American runner Shelby Houlihan will not be eligible to run at the U.S. Olympic track and field trials after all.
Hours after USA Track and Field indicated that Houlihan would be allowed to run at the Olympic trials, despite a recent decision to uphold her four-year ban for violating anti-doping rules, the U.S. Olympic and Paralympic Committee stepped in Thursday evening to clarify the matter.
In a statement provided to USA TODAY Sports, USOPC chief executive officer Sarah Hirshland said the USOPC, “together with USATF,” would adhere to the World Anti-Doping Agency Code and any rulings from the Court of Arbitration for Sport “that govern athlete participation in sanctioned events.”
Translation: Because Houlihan’s four-year ban has been upheld by CAS, she will not be eligible to compete, despite USATF’s earlier indications to the contrary.
The USOPC’s intervention came amid outcry from both the international anti-doping community and prominent American runners, that a runner banned for doping would still be allowed to compete for a spot on the Olympic team.
The Athletics Integrity Unit – which runs the anti-doping program for track and field’s international governing body, World Athletics – also released a statement Thursday saying that it had contacted USATF about Houlihan’s situation. It noted that the CAS decision against Houlihan, which was announced Tuesday, is “final and binding.”
“The AIU clarified that as a Member Federation of World Athletics, USATF must, in the running of its events, respect and implement decisions of hearing bodies such as the Court of Arbitration for Sport (CAS) which are made under the World Athletics Anti-Doping Rules,” the AIU said in its statement.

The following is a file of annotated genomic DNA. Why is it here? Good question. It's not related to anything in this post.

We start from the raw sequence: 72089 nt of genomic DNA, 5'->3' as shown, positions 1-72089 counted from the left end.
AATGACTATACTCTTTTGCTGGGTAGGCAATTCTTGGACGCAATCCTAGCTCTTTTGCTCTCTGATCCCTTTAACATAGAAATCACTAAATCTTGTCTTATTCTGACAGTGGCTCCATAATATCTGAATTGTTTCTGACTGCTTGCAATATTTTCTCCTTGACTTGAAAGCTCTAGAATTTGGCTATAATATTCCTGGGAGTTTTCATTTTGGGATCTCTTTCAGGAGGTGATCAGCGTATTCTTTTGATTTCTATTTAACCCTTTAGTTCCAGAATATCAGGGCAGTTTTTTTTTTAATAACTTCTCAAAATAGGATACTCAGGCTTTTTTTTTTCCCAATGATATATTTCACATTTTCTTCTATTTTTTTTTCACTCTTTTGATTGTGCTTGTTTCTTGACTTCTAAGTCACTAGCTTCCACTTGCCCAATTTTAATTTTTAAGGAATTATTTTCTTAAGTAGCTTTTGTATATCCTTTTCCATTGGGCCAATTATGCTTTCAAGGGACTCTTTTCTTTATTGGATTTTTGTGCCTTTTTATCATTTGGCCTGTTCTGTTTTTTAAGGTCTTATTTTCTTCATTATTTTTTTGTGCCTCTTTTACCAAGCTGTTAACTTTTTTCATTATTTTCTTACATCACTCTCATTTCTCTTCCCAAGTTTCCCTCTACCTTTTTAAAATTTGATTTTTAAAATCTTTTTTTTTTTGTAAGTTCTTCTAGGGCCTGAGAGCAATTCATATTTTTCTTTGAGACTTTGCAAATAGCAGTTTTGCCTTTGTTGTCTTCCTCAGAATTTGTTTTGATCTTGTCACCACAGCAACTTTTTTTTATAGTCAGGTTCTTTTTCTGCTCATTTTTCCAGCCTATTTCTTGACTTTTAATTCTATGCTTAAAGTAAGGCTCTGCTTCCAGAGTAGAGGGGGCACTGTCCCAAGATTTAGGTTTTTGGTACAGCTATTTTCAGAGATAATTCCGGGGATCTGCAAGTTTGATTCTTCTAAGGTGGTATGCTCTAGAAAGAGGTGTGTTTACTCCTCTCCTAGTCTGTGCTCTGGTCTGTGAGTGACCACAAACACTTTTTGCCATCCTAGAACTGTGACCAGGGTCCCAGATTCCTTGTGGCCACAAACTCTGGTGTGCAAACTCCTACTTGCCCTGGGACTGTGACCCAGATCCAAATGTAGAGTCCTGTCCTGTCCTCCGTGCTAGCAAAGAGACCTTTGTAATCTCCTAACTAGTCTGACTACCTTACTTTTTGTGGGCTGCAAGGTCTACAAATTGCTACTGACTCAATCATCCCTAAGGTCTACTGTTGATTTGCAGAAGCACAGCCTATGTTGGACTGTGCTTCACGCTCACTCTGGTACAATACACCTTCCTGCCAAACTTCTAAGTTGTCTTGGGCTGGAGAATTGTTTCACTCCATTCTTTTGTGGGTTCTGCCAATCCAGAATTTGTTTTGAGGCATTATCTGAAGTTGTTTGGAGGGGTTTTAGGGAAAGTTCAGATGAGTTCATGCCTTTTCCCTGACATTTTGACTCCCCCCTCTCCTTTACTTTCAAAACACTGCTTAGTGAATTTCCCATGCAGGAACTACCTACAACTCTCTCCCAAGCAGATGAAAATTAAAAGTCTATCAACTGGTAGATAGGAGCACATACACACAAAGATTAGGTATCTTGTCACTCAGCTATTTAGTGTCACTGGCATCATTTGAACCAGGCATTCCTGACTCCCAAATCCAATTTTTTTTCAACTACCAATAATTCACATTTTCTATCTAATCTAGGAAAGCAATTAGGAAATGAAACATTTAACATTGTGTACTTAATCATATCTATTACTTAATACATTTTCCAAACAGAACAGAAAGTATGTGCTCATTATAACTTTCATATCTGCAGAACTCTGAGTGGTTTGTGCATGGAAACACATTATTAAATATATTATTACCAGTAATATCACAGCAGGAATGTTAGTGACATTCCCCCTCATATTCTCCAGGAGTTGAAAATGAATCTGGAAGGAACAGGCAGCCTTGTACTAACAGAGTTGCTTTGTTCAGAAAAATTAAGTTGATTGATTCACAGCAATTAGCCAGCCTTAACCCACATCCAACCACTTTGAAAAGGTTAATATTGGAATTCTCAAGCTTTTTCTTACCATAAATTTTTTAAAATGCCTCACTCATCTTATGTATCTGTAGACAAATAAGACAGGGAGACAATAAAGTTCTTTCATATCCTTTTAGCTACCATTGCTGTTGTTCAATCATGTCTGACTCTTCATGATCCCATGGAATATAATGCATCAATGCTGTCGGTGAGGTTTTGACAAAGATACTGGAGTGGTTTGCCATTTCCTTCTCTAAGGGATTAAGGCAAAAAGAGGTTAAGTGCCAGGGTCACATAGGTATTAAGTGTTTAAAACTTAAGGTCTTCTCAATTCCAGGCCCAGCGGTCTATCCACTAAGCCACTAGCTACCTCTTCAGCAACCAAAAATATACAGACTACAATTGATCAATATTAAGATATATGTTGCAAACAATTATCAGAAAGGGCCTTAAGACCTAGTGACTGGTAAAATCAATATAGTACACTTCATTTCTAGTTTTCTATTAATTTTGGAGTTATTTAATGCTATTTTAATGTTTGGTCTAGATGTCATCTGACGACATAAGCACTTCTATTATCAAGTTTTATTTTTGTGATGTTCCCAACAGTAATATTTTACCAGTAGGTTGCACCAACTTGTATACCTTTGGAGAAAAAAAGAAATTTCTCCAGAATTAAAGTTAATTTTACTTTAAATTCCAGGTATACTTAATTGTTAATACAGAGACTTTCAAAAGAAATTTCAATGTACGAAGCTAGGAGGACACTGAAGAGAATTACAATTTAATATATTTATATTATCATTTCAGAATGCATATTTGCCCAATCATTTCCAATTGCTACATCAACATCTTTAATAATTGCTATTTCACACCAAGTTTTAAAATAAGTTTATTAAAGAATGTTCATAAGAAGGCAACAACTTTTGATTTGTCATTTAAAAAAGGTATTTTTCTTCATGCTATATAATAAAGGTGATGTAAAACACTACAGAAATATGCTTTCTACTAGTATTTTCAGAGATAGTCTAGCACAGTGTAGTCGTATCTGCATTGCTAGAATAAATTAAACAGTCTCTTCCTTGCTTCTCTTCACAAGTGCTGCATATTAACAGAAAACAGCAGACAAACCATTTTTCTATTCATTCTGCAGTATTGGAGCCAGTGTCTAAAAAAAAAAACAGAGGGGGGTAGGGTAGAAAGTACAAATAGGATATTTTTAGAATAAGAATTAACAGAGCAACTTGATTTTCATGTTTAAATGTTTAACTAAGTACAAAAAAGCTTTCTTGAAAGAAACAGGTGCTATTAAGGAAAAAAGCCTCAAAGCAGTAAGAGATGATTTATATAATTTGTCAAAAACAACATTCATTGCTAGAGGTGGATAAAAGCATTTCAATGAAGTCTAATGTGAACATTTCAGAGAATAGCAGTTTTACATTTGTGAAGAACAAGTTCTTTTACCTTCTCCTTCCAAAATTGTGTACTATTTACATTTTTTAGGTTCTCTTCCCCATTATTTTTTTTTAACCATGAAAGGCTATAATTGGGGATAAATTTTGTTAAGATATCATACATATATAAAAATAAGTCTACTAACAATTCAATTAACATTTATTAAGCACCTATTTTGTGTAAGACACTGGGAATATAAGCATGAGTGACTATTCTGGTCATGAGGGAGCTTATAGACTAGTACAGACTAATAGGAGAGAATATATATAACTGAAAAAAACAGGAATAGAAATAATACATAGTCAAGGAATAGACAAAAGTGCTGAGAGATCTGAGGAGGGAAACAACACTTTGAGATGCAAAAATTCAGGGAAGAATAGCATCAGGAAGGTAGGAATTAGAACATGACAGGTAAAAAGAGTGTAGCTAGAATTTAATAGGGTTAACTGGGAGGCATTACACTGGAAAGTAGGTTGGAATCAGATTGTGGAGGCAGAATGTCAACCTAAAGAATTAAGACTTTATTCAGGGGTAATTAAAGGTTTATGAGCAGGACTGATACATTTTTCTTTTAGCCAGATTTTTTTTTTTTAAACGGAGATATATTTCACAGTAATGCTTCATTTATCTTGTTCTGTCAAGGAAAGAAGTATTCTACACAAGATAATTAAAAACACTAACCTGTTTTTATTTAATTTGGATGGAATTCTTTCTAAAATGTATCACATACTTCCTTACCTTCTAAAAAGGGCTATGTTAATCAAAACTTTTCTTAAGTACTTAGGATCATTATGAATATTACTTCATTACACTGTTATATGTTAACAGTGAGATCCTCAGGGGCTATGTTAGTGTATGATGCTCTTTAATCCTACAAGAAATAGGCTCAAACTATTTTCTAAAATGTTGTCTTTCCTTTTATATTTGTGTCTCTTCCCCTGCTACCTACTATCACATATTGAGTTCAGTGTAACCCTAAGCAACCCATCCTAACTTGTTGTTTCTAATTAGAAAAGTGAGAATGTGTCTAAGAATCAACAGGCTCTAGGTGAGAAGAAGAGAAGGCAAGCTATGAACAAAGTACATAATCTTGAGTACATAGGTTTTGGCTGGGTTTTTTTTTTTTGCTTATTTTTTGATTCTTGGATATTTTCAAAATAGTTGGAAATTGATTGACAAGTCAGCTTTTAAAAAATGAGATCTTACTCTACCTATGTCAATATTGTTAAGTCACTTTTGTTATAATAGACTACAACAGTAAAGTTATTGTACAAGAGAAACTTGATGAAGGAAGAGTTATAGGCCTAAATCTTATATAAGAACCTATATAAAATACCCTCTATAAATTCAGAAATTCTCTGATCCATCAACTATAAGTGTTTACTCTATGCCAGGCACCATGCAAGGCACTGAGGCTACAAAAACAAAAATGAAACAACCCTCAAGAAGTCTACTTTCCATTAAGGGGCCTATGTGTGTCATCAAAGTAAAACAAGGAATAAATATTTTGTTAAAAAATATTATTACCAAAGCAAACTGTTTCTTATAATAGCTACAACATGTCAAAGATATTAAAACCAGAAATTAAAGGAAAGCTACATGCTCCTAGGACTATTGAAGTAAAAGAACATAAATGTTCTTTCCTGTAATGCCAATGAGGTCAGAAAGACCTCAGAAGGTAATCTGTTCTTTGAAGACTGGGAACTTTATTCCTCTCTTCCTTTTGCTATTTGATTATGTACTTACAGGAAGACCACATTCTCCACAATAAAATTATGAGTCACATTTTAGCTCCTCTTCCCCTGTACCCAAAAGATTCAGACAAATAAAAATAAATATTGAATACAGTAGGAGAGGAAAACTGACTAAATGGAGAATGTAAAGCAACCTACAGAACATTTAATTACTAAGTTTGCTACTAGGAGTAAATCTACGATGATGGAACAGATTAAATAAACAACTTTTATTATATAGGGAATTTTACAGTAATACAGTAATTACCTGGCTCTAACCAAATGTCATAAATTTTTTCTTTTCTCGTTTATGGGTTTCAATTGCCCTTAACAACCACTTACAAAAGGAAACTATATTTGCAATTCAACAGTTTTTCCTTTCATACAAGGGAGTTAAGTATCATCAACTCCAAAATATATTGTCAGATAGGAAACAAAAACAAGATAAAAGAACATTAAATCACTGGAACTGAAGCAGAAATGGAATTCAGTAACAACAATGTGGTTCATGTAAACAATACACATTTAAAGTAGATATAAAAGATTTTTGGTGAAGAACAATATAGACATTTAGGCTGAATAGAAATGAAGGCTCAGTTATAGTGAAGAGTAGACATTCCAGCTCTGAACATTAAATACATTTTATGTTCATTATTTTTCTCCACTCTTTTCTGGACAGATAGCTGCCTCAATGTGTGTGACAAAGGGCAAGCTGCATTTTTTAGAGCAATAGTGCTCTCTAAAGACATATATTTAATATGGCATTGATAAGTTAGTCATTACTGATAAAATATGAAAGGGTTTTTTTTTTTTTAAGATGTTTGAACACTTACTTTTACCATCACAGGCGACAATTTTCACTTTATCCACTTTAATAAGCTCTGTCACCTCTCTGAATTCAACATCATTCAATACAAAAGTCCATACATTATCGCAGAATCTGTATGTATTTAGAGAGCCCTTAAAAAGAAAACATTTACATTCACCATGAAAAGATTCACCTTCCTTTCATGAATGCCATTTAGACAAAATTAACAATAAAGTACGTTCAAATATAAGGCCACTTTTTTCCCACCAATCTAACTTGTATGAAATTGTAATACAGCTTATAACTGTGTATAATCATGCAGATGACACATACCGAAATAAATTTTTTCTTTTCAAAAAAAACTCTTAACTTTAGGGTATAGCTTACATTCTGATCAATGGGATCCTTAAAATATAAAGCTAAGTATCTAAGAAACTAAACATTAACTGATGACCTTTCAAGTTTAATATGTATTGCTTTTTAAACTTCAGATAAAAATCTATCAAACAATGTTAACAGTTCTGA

Houlihan, who holds the American records at both 1,500 and 5,000 meters, tested positive for an anabolic steroid called nandrolone in December. She has strongly denied wrongdoing and believes she must have unknowingly ingested the steroid through pork in a burrito she purchased at a food truck. Studies have found small amounts of nandrolone in pork offal.
In most cases, track athletes who test positive for performance-enhancing drugs first have a hearing before the AIU’s disciplinary panel. But with the Olympic trials and 2021 Tokyo Olympics quickly approaching, Houlihan took her appeal directly to the CAS in Switzerland, which ruled against her and upheld her four-year ban.
Despite the ban, Houlihan remained listed in the fields of both the 1,500 meters and 5,000 meters at the Olympic trials in Eugene, Oregon, with the preliminary races set to begin Friday.
Susan Hazzard, a spokesperson for USATF, said in a statement earlier Thursday that the organization would allow allow athletes who are in the midst of an “active appeal process” to continue competing until the process is complete. But in Houlihan’s case, her only remaining option would be to appeal the CAS decision with a Swiss tribunal, which amounts to a legal Hail Mary.